Statins: How the drug prevents heart attacks and strokes
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Health institutions have greatly encouraged uptake of statins since it emerged the drug lowered the cardiovascular risk. But many remain apprehensive about the pill’s side effects, which usually include muscle pain, sleep disturbances, and feeling unusually weak. Research states that certain foods may emphasise these side effects by triggering a reaction with the drug. Doctor Laura Freeman, GP and Medical Director at Plant-Based Health Online breaks down which foods to avoid.
It has been firmly established that grapefruit juice interacts with statins.
This is because certain classes of drugs are metabolised in the intestine by enzymes that reduce the amount of the drug that enters the bloodstream.
Grapefruit, however, contains compounds called furanocoumarins that stop the enzyme from carrying out its function.
Doctor Freeman explained: “Grapefruit and grapefruit juice are best avoided if you are taking statins in particular, simvastatin, lovastatin, and atorvastatin.
READ MORE: Statins side effects: The ‘most frequently reported’ which can occur across the body
“Other citrus fruits such as pomelos, limes, and Seville organs may produce a similar effect and can also interfere with how the body processes the medication.
“This can result in having more of the medication in the bloodstream making side effects more likely.”
Of all the side effects involved in statins, myopathy is deemed one of the most dangerous because it involves damage of muscle tissues.
In severe cases, this can lead to kidney damage.
One beverage that can increase the risk of this side effect is alcohol, especially when consumed in large quantities.
Doctor Freeman added: “Alcohol should also be kept to a minimum and while most guidelines recommend 14 units or less per week, recent evidence states the safest limit for health to be zero.”
Those who do exceed the recommended intake of alcohol may expect fatigue, muscle pain, muscle tenderness or weakness, nocturnal cramping and tendon pain.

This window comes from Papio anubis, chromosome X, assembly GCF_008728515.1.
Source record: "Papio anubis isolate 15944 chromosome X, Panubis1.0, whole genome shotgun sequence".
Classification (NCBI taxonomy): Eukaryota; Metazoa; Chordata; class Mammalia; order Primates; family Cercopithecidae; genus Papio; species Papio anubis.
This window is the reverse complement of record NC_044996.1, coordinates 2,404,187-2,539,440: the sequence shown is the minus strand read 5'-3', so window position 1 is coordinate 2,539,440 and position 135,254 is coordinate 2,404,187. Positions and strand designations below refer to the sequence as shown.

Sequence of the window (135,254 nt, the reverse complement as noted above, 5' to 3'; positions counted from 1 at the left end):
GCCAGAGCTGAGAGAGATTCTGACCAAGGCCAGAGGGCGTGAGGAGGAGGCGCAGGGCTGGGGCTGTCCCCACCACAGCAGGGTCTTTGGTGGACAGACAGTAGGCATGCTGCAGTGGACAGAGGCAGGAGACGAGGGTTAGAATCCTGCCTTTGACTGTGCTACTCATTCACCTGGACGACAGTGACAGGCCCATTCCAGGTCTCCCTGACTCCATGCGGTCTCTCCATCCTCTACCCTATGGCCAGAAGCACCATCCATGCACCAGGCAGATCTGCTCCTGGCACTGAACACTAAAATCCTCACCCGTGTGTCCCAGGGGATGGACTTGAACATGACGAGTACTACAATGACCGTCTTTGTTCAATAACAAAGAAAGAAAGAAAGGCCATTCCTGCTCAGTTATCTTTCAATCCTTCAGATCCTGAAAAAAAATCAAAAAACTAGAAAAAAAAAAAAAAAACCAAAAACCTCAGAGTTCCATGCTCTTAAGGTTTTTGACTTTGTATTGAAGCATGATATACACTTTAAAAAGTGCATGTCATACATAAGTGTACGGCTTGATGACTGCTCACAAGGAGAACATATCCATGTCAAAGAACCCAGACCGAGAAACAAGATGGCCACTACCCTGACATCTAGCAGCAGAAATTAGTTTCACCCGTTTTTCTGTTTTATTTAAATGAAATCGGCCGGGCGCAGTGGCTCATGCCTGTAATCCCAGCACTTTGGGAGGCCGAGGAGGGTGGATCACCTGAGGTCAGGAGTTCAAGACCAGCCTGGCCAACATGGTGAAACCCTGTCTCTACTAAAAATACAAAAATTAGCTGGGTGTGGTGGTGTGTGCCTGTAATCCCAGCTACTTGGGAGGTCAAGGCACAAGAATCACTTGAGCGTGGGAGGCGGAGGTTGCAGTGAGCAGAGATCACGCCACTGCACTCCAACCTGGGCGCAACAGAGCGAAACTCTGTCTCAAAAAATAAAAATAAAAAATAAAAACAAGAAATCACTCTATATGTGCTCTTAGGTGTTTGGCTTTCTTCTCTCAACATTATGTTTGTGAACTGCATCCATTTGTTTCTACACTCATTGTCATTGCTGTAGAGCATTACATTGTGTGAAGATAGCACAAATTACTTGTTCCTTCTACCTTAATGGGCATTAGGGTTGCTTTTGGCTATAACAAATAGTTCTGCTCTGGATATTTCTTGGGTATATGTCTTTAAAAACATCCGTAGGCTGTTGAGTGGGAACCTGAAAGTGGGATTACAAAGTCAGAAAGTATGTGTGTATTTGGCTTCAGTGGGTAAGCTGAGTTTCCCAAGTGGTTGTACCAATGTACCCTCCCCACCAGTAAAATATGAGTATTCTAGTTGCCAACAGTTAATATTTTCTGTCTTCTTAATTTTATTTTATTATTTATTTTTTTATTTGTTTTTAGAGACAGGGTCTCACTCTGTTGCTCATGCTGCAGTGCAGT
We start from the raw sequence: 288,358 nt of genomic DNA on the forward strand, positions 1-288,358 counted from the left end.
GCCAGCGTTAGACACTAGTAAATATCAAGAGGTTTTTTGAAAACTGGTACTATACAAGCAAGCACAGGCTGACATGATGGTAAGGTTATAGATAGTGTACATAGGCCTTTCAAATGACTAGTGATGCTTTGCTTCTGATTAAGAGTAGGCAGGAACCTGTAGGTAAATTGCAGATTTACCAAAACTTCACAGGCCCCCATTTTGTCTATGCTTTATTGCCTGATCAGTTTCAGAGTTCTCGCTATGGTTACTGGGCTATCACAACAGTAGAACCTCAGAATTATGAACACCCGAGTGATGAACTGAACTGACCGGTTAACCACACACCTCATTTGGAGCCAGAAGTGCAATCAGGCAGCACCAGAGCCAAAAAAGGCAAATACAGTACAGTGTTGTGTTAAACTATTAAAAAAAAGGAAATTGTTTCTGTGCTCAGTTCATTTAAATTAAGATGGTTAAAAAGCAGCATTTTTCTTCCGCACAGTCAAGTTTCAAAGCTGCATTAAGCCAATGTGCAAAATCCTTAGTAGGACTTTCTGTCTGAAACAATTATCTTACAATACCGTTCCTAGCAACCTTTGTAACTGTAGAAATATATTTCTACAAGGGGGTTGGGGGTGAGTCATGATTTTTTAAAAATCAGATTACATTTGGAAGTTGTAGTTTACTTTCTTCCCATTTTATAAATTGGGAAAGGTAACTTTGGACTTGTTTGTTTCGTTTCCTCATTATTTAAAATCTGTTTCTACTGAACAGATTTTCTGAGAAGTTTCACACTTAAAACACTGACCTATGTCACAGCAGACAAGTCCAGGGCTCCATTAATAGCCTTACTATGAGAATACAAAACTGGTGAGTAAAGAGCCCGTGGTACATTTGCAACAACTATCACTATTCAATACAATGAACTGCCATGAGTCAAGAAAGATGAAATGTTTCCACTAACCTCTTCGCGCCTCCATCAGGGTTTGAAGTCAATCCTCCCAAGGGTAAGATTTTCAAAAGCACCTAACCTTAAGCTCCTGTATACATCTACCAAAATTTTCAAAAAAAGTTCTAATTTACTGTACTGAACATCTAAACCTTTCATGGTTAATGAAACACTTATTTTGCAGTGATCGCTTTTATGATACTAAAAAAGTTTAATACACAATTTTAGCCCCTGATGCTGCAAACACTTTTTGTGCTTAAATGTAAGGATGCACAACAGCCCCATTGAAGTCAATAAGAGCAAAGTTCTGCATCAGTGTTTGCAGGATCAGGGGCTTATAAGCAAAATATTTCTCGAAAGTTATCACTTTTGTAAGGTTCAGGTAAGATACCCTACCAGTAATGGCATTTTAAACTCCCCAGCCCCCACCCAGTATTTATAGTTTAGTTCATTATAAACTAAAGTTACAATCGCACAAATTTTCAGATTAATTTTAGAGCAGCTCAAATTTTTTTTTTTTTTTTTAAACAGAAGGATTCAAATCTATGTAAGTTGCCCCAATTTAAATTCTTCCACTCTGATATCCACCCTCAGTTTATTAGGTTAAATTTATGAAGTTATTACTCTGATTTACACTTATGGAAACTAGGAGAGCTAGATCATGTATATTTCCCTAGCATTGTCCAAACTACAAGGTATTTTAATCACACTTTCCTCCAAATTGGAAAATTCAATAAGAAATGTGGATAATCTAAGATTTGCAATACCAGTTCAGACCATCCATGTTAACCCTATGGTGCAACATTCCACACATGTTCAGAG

What’s more, drinking certain types of alcohol such as wine, beer or liquor can have a detrimental effect on a person’s health, by elevating cholesterol levels.
Studies have previously established that statins can reduce the risk of having a heart attack more or less to the same degree as a fast food meal increases it.
But the cholesterol-lowering drug doesn’t cut out all of the unhealthy effects of fast food or alcohol, both of which hike the risk of heart attack and stroke.
“If you are taking any kind of statin medication it is also helpful to consider what other foods could be reduced or eliminated,” added Doctor Freeman.
“For example, foods rich in dietary cholesterol – such as liver, squid, prawn, eggs, chicken breast or steak.
“Foods that are high in saturated fat (milk, butter, cheese, cream, ghee) and trans fats (fast foods, processed meats, snacks and baked goods such as pies, bakes and biscuits) should also be minimised as much as possible.”
As effective as statins are, it’s important to adhere to a cholesterol-friendly diet to optimise the drug’s effects.
Doctor Freeman concluded: “Whilst dietary choices are key to optimising cholesterol levels, it is also important to pay attention to other pillars of health.
“Regular physical activity, restorative sleep and effective stress management are also important factors for cholesterol and heart health overall.”
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